Sorbet Is Hot With Consumers, But Its Real Appeal Is Cool

12-19-96

University Park, Pa. -- Sorbet, a water-based frozen dessert that does not use dairy products as an ingredient, is poised to become a hot marketing item because manufacturers can trumpet the claim the dessert is "fat-free" or "no-fat."

Those claims are all true, says Arun Kilara, professor of food science in Penn State's College of Agricultural Sciences. Because sorbets contain no dairy products, no fat is used in its manufacture. That doesn't mean, however, that sorbets are not fattening.

"Sorbets contain large amounts of sugar, which is metabolized by the body into fat unless you burn off the extra calories by exercise," Kilara says. "In fact, the caloric contents of sorbet and ice cream are not very far apart."

Kilara, who is preparing to discuss sorbet, ice cream bars, why there is no such thing as plain vanilla, and a host of other topics at Penn State's Ice Cream Short Course January 6-16 at the University Park campus, says sorbet is nothing new. He points out that sorbet has been around almost as long as ice cream.

"Sorbets were called water ice or Italian water ice, which doesn't have a lot of pizzazz as a brand name," Kilara says. "In Italian, the word for 'water ice' is 'sorbetto,' so the word became a marketing term that adds a little razzle dazzle appeal."

Kilara points out that only American manufacturers use the term "sorbet" to market flavored water ice products. In Europe and Asia, the term takes in both sherbet, which is ice cream made with reduced amounts of dairy products, and water ices.

Sorbet, according to the International Ice Cream Association, is the fastest growing category of the frozen dessert market. Although sales are up, Kilara says sorbet will never replace ice cream as a consumer favorite.

"There are three factors that differentiate sorbet," Kilara says. "They are sweetness, flavor and ice crystal size. Sorbet will feel a little coarser than ice cream, and that in turn creates a different taste."

Ironically, Kilara cites the differences in taste between ice cream and sorbet as the reason sorbet is destined to remain a niche product rather than a dominating dessert trend. To consumers, he explains, sorbet simply tastes colder than ice cream.

"Ice cream contains relatively high amounts of fat," Kilara says. "One of the qualities of fat is its insulating effect -- as you eat ice cream, it feels warmer in your mouth. Sorbet has larger ice crystals and no fat, and as you eat it the larger ice crystals melt, releasing flavor in a different way. It feels more refreshing and colder when you eat it."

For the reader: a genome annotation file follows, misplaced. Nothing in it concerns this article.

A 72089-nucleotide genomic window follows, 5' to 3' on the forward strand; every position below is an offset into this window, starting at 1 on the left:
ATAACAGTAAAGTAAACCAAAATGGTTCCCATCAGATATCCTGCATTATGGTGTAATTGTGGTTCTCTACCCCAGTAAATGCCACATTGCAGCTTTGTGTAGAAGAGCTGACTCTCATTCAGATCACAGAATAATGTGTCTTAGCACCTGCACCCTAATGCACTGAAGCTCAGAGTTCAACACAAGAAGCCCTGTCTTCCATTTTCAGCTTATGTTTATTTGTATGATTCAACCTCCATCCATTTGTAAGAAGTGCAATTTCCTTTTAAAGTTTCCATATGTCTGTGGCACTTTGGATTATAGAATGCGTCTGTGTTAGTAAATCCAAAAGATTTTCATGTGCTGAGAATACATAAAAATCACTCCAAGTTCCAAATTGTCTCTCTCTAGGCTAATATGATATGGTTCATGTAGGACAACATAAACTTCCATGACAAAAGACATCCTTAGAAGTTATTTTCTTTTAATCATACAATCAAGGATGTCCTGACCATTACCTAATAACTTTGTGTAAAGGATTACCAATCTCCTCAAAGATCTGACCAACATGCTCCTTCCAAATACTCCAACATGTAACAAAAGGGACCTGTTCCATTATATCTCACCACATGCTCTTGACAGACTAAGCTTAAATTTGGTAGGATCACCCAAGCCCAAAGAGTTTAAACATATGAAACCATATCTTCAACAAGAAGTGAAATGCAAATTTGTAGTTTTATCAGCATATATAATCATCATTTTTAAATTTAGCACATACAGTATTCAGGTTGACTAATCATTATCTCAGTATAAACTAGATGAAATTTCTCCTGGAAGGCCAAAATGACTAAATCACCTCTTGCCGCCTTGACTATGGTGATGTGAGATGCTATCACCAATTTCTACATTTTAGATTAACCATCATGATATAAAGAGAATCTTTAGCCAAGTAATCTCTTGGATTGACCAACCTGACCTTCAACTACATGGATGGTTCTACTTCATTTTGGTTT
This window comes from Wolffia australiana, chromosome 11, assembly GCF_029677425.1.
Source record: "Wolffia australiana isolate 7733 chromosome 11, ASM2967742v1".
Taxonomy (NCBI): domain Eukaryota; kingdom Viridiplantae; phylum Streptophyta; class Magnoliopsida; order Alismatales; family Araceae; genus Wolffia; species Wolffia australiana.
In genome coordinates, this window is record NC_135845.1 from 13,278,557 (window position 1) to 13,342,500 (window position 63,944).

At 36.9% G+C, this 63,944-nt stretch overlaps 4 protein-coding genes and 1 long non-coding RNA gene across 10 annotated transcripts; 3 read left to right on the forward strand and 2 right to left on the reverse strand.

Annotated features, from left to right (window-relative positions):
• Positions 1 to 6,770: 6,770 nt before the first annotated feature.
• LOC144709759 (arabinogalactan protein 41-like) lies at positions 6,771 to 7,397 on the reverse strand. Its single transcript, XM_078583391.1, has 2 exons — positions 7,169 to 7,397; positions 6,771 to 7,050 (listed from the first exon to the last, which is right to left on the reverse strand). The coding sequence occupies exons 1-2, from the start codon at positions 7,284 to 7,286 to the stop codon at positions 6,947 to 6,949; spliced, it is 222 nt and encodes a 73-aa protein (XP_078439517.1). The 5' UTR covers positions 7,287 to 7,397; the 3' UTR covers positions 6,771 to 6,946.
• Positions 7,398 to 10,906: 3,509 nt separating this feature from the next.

If the differences in taste between sorbet and ice cream are not crystal clear, Kilara points to a consumer trend that might send a chill down the spine of a sorbet maker. "Consumption of sorbets falls off dramatically in the winter months," Kilara says. "It is primarily a seasonal product." He says that sorbet also is limited in the number of flavors available. Fruit flavors such as orange, cherry, strawberry, lemon, raspberry and blueberry are popular, and manufacturers are introducing coffee and chocolate sorbets.

"Internationally, there are very popular fruit sorbets made with papaya, mango and kiwi, but those flavors are not popular with American consumers," he says. "Any additives such as nuts or ripples can add fat, which makes the product lose its no-fat appeal."

Kilara sees sorbet being used in other frozen desserts such as sandwich bars, popsicles, or even as a ripple filling in ice cream. He also warns consumers not to be taken in by advertising claiming ice cream or sorbets using "all-natural" ingredients. "The advantage of using the word 'all-natural' for ice cream eludes me," Kilara says. "Ice cream does not occur in nature, so it really doesn't mean anything."

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EDITORS: To contact Arun Kilara, call (814) 863-2963.

Contact: John Wall office (814) 863-2719, #247
Vicki Fong 814-865-9481 (phone) vyf1@psu.edu